Strategies for Staying Connected to Your Kids in College


Out of sight, out of mind, right? Unlikely, if it is a parent talking about their kids who have flown the nest! Parenting is a forever-connection to our children. But actually staying connected to your kids in college is a new challenge as we see them infrequently.

Our son and daughter are both living independent lives far from home. Between work or class schedules and time zone differences it takes effort to stay connected.

Here are some strategies to keep that connection strong, regardless of the physical distance between you and your children.

Join online college and university parent groups.

Most universities and colleges have online groups that parents can join. You’ll learn practical information like the best restaurants near campus or parking tips when visiting. You will also get a good sense of issues that are affecting students, at least from the parents point of view.

It is also an incredibly enlightening look at the many, many different ways we all parent! Even if you only read posts and don’t contribute, I’ve generally found the groups to be kind and helpful.

Subscribe to a local newspaper, follow local news.

Both of our kids attended universities out of town and now live in urban areas very different from Seacoast New Hampshire. One way we feel more a part of their new cities is by following their local news. From checking their local weather, reading news articles and finding out about upcoming events we have some insight and feel more connected.

I’ll admit that when there is unsettling news I will Google where in the city something happened. As much as we want our children to stay protected forever, there is no place that is completely safe.

It is a tough reality. But knowing what is happening in their cities gives us another opportunity to openly talk to our children and hear their perspectives about safety. We all need to stay aware of our environment and not take unnecessary risks.

Getting responses from your kids.

How do you stay connected to your child who is less likely to check in? One way that almost always guarantees a response for us is to text photos of our cats. When your child moves away they will miss their dogs and cats. Maybe more than they miss us!

A text like ‘Hi, how was your day?’ may never be answered but a photo of a favorite pet almost always gets a reply. Sometimes that is the end of the conversation but often we’ll exchange a few sentences.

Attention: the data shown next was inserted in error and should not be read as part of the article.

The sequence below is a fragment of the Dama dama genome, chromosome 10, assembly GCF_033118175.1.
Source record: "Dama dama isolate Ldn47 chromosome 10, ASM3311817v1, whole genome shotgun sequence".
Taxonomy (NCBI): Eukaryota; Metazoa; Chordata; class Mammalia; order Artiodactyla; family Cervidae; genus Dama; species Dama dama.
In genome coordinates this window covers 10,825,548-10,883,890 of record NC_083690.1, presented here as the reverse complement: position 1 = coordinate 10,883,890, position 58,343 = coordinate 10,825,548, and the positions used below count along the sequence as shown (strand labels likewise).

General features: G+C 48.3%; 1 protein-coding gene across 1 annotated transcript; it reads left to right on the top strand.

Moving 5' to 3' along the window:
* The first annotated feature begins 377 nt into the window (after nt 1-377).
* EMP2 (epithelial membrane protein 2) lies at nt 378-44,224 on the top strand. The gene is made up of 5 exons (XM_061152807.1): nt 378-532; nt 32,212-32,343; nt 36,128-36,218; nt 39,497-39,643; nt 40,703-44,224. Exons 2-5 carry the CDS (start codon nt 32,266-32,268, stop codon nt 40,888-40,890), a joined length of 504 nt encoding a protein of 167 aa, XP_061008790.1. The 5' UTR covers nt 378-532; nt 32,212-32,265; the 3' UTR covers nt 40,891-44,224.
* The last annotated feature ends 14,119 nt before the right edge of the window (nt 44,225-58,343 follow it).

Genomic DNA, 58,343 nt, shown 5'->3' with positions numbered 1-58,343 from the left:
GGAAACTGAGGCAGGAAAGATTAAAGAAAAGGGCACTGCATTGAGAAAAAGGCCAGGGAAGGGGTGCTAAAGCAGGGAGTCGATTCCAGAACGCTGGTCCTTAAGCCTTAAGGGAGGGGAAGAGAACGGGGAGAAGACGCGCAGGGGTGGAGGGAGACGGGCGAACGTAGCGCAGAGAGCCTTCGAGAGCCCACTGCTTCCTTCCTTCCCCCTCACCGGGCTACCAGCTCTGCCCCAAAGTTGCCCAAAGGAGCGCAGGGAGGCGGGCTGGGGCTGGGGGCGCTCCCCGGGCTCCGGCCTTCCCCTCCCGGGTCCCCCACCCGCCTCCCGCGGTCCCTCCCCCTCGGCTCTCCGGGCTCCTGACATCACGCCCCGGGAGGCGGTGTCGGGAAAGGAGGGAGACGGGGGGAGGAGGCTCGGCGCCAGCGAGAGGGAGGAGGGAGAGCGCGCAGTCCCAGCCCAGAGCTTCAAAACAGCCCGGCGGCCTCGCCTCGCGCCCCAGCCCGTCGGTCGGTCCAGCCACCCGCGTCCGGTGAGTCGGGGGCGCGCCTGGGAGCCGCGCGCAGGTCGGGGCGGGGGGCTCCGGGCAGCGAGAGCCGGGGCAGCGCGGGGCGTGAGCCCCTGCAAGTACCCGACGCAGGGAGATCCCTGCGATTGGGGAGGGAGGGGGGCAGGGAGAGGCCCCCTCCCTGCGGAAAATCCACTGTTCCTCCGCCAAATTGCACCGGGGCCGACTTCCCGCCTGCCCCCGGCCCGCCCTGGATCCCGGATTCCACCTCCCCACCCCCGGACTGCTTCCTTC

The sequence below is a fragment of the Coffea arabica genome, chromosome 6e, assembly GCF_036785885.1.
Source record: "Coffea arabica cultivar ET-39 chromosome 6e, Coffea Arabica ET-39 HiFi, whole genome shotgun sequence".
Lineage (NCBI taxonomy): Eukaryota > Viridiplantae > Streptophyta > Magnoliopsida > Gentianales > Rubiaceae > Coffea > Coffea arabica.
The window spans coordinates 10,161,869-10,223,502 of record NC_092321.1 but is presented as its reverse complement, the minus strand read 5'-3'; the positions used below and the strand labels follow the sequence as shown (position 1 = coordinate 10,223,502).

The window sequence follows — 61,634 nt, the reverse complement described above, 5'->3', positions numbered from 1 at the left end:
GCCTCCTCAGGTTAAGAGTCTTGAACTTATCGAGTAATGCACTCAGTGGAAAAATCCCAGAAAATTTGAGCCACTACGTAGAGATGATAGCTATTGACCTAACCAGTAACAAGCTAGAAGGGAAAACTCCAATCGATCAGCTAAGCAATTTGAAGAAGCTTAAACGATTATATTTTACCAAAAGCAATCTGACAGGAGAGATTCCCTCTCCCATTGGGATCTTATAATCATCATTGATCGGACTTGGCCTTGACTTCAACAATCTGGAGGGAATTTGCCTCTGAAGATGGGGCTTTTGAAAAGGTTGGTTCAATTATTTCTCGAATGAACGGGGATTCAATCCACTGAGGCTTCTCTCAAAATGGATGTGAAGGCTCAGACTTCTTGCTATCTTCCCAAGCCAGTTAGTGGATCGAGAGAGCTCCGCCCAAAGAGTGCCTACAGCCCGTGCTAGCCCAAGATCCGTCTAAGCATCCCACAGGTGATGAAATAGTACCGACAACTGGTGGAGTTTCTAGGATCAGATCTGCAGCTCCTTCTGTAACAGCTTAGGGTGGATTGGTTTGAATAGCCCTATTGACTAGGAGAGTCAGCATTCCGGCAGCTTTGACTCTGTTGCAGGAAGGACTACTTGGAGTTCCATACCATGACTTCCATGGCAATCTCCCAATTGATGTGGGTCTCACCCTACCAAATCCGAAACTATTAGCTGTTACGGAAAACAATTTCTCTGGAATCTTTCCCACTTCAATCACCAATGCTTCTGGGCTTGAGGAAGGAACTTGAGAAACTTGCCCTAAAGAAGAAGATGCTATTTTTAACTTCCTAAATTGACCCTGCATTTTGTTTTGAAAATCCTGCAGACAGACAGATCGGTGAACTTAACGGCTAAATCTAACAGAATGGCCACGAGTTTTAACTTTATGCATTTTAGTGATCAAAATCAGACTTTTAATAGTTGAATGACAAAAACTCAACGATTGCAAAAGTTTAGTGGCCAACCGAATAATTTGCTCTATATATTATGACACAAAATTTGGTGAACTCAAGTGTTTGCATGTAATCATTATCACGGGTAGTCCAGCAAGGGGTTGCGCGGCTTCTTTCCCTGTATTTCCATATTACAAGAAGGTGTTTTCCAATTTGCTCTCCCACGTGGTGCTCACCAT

I’ll also send funny memes (often animal-related). These don’t tend to get as many responses but at least they know we are thinking of them.

These texts are in addition to our scheduled weekly phone calls, which have continued even after our kids graduated from college. Hearing from them weekly can’t replace being with them but definitely keeps us connected to what is going on in their lives.

To track or not to track.

Parents can use technology (like Life360) to follow the physical whereabouts of their kids 24 hours a day. We’ve never used this type of software, partly because it seems a little ‘Big Brotherish’ to us.

Other families embrace the software and do feel more connected to their children and have a sense of safety using it.

I polled some of my friends on their use and got a variety of responses. Some families report using the software for some of their kids but not others. Other families used the software during college years but didn’t continue once their children graduated.

Interestingly, a couple families responded that they track their children and their children track them. They use the technology as another way for the entire family to stay connected, which is really very sweet. Especially when their kids question why they weren’t invited to eat at a favorite restaurant with Mom and Dad who were on a date night!

Lucky to have the connections.

When our son was young I remember talking with my mother-in-law about some situation that was worrying me. We talked and she casually mentioned that parents will always worry about their kids, regardless of their age. I didn’t believe it at the time but she was right!

But along with worry are the wonderful parts of parenting. To see your children growing into capable, independent young adults brings great joy to parents.

Working to stay connected to our kids at every age is always worth the effort.

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Hello, I’m Nancy! I’m a New Hampshire native and have enjoyed living in the Seacoast with my husband, stepdaughter and son for quite a while, decades in fact! I’ve been a software engineer, home stager, a school and community volunteer and a stay-at-home mom. I wrote a weekly running column for Seacoast Sunday/Foster’s Daily Democrat/Portsmouth Herald for many years and reported on road races including my dream assignments at the Boston Marathon. Not surprisingly, I’m an avid runner and am happiest outdoors! Nothing beats the sweet exhaustion after a long and active day spent outside in every season. Our nest is now generally empty with both kids navigating their own adult lives and my husband and I are enjoying our time together and with our two great cats. Motherhood (and life) is ever-changing and I’m adjusting to this new stage and reflecting on how lucky we’ve been.